Advertising is theoretically simple, or at least it is according to old school marketing principles. You craft a message and then you send it out to as many people as you can, as often as you can. The end result (again theoretically) is increased sales.
What happens when that message is actually an annoying one? I’m not talking about an advert that’s merely ordinary, wishy-washy or forgettable but rather one that really grates on people. What kind of an effect can this have on a brand and on the all-important sales that the ad is meant to drive in the first place?
I’ve mentioned the current State Insurance radio advert in my blogs a couple of times so far. Some might think I have a problem with State Insurance as a company to be so negative about its ad campaign. Not so! I’ve been a happy State customer for many years. Just yesterday, I called up to arrange some changes to my contents policy and the service was as good as it's always been.
Allow me to use that call to make a point. I was on hold for a short time while the cover was being arranged, and the music on hold turned out to be classic Tears for Fears, a song I used to really enjoy and haven’t heard in ages. I was actually having some fun being on hold, just listening to the track and letting the memories flood back. Now take that same song, get some singers to re-record it in an extraordinarily cheesy way for an advertising campaign and play it back to me over and over until even the opening notes make me want to hurl the radio out the window. I guess I wouldn’t enjoy being on hold to Tears for Fears after a few weeks, let alone months.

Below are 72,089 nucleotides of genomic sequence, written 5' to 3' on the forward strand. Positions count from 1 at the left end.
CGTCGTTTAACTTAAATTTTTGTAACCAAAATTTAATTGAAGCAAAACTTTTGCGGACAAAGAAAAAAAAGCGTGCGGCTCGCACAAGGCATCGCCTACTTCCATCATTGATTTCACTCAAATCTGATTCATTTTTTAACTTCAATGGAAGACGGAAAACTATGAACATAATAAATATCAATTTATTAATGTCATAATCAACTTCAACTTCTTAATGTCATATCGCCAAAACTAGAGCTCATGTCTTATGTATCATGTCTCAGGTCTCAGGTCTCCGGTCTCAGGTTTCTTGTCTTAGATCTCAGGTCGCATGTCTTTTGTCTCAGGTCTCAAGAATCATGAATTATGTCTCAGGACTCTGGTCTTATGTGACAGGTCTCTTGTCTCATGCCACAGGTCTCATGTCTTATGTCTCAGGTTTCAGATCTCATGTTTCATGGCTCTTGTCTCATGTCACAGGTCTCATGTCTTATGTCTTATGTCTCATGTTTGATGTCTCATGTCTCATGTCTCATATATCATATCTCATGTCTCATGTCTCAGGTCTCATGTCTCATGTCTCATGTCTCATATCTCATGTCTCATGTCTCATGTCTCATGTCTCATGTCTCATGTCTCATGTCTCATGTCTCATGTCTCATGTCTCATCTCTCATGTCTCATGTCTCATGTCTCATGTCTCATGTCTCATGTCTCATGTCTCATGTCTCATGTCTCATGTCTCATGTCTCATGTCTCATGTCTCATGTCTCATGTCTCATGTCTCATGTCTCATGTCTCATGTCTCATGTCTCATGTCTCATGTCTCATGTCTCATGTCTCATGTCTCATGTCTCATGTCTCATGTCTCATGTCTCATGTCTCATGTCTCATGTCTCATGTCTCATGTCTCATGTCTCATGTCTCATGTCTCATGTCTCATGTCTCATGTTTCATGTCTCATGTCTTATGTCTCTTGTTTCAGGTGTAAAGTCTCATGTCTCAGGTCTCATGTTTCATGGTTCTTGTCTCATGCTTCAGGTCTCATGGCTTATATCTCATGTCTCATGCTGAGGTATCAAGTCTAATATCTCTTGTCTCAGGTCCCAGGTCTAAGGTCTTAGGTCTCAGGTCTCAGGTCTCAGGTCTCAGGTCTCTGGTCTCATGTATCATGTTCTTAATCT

That’s how I feel about the “Ain’t nothing gonna break my stride” radio campaign. State is reaching me, that’s for sure and it's leveraging frequency in a big way because I can’t escape this advert as long as I continue to listen to the radio. I thought that I might be the only one who felt this way, that I had an unreasonable bugbear about the ad but as they say, t’aint so.
The more I ask around, the more I hear how people dislike the radio campaign. The TV campaign doesn’t inspire as much ire, although it’s seen by some as being as cheesy as the large cheese platter at a fancy restaurant, but asking about the radio ad provokes some epic reactions ranging from scrunched up faces to vomiting motions. A friend of mine works at a catering company and she reckons that when the ad comes up on the radio in their big industrial kitchen, the entire staff complement cringes.
This can’t be a good thing. The campaign is meant to focus “on State's customers and shows how comfortable they are in the knowledge that State will get them back up and running with a minimum of fuss.” Yeah I get that from the TVC but it strikes me that when it’s stripped of the visuals, the radio advert does little to convey this message in the first place, and when it’s run as relentlessly as it is, it does nothing for State except to generate and reinforce negative sentiment.
Now I’m not going to stop being a State customer just because this ad is annoying interruption marketing epitomised but if I was in the market for insurance, would I be fired up to call the company? I suspect not. I’d probably try a couple of others first instead of “that bothersome lot”. How does that translate into increased sales? It doesn’t. Marketers need to remember that reach and frequency can create attraction or repulsion depending on how they're applied. This is especially true in an environment where the recipient of the message may feel trapped - you can't rush over to the work radio and change the station all day long...